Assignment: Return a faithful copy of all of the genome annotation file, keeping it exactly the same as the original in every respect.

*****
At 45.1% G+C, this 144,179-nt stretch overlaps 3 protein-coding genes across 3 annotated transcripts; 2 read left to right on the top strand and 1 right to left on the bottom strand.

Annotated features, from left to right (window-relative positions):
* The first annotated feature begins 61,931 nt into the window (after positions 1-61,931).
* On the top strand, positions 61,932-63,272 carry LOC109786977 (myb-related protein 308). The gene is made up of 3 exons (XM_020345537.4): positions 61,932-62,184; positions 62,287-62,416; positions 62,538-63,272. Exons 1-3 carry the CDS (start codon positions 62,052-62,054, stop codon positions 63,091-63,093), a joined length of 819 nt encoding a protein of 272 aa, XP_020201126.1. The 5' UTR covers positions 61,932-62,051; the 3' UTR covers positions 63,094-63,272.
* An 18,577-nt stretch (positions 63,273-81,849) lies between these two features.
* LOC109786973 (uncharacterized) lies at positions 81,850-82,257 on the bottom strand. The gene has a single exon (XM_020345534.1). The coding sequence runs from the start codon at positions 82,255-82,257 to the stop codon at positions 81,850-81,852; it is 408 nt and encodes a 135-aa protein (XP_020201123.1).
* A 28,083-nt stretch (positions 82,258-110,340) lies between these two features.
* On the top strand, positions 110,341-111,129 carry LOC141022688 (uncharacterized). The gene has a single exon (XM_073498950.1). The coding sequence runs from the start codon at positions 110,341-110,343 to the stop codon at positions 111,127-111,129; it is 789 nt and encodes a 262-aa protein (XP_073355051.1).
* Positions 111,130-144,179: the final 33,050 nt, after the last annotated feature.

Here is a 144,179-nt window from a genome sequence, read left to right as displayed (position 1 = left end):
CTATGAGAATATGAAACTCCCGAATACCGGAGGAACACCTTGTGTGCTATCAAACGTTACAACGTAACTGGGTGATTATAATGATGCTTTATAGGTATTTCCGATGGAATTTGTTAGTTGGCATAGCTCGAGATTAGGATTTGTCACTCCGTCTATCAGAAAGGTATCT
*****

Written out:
At 45.1% G+C, this 144,179-nt stretch overlaps 3 protein-coding genes across 3 annotated transcripts; 2 read left to right on the top strand and 1 right to left on the bottom strand.

Annotated features, from left to right (window-relative positions):
* The first annotated feature begins 61,931 nt into the window (after positions 1-61,931).
* On the top strand, positions 61,932-63,272 carry LOC109786977 (myb-related protein 308). The gene is made up of 3 exons (XM_020345537.4): positions 61,932-62,184; positions 62,287-62,416; positions 62,538-63,272. Exons 1-3 carry the CDS (start codon positions 62,052-62,054, stop codon positions 63,091-63,093), a joined length of 819 nt encoding a protein of 272 aa, XP_020201126.1. The 5' UTR covers positions 61,932-62,051; the 3' UTR covers positions 63,094-63,272.
* An 18,577-nt stretch (positions 63,273-81,849) lies between these two features.
* LOC109786973 (uncharacterized) lies at positions 81,850-82,257 on the bottom strand. The gene has a single exon (XM_020345534.1). The coding sequence runs from the start codon at positions 82,255-82,257 to the stop codon at positions 81,850-81,852; it is 408 nt and encodes a 135-aa protein (XP_020201123.1).
* A 28,083-nt stretch (positions 82,258-110,340) lies between these two features.
* On the top strand, positions 110,341-111,129 carry LOC141022688 (uncharacterized). The gene has a single exon (XM_073498950.1). The coding sequence runs from the start codon at positions 110,341-110,343 to the stop codon at positions 111,127-111,129; it is 789 nt and encodes a 262-aa protein (XP_073355051.1).
* Positions 111,130-144,179: the final 33,050 nt, after the last annotated feature.

Here is a 144,179-nt window from a genome sequence, read left to right as displayed (position 1 = left end):
CTATGAGAATATGAAACTCCCGAATACCGGAGGAACACCTTGTGTGCTATCAAACGTTACAACGTAACTGGGTGATTATAATGATGCTTTATAGGTATTTCCGATGGAATTTGTTAGTTGGCATAGCTCGAGATTAGGATTTGTCACTCCGTCTATCAGAAAGGTATCT